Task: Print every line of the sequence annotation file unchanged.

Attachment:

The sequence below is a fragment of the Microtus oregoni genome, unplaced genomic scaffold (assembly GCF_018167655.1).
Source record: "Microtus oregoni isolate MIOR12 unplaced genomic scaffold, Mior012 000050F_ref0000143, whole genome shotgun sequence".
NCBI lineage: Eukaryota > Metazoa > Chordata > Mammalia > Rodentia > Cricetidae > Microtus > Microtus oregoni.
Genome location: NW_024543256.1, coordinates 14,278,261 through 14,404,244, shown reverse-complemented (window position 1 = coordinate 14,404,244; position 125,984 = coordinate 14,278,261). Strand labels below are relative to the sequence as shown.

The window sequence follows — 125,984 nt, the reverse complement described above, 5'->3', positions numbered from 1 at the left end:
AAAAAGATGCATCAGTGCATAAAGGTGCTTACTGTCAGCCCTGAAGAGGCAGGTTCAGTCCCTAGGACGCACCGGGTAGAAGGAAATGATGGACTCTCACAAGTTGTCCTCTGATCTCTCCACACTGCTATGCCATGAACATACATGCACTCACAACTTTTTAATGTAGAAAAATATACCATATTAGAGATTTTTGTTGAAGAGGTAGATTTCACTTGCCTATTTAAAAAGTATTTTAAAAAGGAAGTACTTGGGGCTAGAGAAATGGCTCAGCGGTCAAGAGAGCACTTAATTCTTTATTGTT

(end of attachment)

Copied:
The sequence below is a fragment of the Microtus oregoni genome, unplaced genomic scaffold (assembly GCF_018167655.1).
Source record: "Microtus oregoni isolate MIOR12 unplaced genomic scaffold, Mior012 000050F_ref0000143, whole genome shotgun sequence".
NCBI lineage: Eukaryota > Metazoa > Chordata > Mammalia > Rodentia > Cricetidae > Microtus > Microtus oregoni.
Genome location: NW_024543256.1, coordinates 14,278,261 through 14,404,244, shown reverse-complemented (window position 1 = coordinate 14,404,244; position 125,984 = coordinate 14,278,261). Strand labels below are relative to the sequence as shown.

The window sequence follows — 125,984 nt, the reverse complement described above, 5'->3', positions numbered from 1 at the left end:
AAAAAGATGCATCAGTGCATAAAGGTGCTTACTGTCAGCCCTGAAGAGGCAGGTTCAGTCCCTAGGACGCACCGGGTAGAAGGAAATGATGGACTCTCACAAGTTGTCCTCTGATCTCTCCACACTGCTATGCCATGAACATACATGCACTCACAACTTTTTAATGTAGAAAAATATACCATATTAGAGATTTTTGTTGAAGAGGTAGATTTCACTTGCCTATTTAAAAAGTATTTTAAAAAGGAAGTACTTGGGGCTAGAGAAATGGCTCAGCGGTCAAGAGAGCACTTAATTCTTTATTGTT